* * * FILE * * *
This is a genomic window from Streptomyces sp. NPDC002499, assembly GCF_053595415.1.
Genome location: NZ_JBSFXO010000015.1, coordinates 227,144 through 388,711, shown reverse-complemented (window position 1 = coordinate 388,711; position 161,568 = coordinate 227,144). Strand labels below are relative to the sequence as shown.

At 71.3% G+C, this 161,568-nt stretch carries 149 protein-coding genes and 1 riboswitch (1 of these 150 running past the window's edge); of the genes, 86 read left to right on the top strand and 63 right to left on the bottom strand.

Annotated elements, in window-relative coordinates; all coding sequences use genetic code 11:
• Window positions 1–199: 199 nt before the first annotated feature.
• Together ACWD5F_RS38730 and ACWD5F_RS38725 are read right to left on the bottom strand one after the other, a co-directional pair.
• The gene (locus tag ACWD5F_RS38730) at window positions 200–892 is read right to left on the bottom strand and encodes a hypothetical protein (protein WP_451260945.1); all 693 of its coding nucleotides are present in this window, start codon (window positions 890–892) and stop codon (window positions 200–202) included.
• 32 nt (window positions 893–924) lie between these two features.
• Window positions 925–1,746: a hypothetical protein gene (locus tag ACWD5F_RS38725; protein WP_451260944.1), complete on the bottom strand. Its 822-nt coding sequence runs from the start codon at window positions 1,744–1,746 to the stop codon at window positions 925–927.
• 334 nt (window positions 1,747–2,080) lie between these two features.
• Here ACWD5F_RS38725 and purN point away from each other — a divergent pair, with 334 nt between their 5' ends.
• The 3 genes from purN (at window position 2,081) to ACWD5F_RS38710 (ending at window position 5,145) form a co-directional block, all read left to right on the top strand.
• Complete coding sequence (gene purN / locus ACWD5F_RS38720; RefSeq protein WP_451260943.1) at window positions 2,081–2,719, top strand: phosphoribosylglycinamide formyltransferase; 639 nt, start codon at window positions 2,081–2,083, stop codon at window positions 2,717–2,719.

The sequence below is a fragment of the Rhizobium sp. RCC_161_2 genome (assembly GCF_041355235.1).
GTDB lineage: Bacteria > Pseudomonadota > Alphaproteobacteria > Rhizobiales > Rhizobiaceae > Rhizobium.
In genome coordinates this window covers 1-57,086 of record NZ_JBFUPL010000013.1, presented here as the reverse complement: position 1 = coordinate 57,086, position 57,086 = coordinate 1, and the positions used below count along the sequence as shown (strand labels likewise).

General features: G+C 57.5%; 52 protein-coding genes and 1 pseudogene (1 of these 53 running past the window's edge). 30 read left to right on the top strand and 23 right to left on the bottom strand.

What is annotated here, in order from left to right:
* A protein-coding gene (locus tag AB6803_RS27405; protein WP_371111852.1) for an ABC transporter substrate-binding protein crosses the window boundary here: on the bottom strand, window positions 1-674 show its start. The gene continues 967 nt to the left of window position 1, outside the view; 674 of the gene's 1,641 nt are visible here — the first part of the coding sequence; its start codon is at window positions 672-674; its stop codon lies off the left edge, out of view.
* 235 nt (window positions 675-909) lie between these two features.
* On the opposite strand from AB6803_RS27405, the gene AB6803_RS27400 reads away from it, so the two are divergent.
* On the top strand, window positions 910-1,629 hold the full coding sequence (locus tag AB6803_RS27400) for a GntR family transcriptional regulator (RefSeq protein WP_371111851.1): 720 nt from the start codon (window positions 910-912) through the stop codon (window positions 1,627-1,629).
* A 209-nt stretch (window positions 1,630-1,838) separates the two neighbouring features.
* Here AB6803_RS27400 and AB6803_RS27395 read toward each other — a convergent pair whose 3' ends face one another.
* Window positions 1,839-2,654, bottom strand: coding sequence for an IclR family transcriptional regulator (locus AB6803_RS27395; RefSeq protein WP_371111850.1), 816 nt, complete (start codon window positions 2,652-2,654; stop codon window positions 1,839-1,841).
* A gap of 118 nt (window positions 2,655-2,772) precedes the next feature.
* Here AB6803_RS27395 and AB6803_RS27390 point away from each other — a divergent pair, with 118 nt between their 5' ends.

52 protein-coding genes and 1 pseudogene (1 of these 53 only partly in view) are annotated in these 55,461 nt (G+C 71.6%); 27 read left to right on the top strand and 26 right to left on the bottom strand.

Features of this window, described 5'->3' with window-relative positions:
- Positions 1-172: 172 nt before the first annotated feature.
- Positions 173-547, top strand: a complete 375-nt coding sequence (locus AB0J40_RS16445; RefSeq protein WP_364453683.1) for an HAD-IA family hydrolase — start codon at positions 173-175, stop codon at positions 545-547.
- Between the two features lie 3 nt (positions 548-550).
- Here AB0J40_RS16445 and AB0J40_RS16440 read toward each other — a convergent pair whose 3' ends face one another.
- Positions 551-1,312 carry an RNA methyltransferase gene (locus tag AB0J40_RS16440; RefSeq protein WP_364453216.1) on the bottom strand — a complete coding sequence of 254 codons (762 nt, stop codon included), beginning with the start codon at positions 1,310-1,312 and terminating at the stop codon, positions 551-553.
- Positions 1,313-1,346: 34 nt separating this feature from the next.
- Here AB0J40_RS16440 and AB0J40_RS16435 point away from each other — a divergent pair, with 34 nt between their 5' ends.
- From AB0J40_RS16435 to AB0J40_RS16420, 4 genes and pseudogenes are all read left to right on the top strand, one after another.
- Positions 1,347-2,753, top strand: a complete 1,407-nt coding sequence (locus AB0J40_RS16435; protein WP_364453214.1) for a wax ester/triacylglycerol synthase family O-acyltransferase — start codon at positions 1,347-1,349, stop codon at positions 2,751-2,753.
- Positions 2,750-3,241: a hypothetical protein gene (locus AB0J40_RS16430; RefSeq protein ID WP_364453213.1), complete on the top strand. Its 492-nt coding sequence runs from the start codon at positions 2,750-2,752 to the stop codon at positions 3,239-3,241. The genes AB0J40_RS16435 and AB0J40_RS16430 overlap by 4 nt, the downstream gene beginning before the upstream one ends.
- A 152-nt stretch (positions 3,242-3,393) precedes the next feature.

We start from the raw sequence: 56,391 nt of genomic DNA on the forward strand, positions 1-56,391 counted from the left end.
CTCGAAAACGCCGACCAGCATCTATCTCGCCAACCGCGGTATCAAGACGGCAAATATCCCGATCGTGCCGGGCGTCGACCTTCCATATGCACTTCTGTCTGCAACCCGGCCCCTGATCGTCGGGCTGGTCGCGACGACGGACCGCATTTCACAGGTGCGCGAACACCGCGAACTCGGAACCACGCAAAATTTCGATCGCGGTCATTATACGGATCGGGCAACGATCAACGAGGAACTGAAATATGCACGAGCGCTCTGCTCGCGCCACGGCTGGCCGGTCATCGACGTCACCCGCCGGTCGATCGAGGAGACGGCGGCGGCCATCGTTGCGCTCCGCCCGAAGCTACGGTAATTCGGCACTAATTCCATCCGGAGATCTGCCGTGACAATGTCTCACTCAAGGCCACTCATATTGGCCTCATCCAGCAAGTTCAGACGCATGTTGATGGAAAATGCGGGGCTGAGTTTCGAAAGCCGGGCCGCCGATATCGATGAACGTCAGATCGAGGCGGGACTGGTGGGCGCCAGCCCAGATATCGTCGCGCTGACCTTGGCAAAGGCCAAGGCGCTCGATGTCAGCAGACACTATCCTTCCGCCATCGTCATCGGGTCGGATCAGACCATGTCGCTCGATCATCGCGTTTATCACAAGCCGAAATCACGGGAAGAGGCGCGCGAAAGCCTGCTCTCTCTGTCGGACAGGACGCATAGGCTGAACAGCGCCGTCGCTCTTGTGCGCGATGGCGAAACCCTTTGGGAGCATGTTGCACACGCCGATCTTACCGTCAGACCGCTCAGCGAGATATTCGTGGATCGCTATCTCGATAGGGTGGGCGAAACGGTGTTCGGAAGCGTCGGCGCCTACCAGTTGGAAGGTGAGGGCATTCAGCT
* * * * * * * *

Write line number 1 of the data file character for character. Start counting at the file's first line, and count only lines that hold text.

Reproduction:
This is a genomic window from Streptomyces sp. NPDC002499, assembly GCF_053595415.1.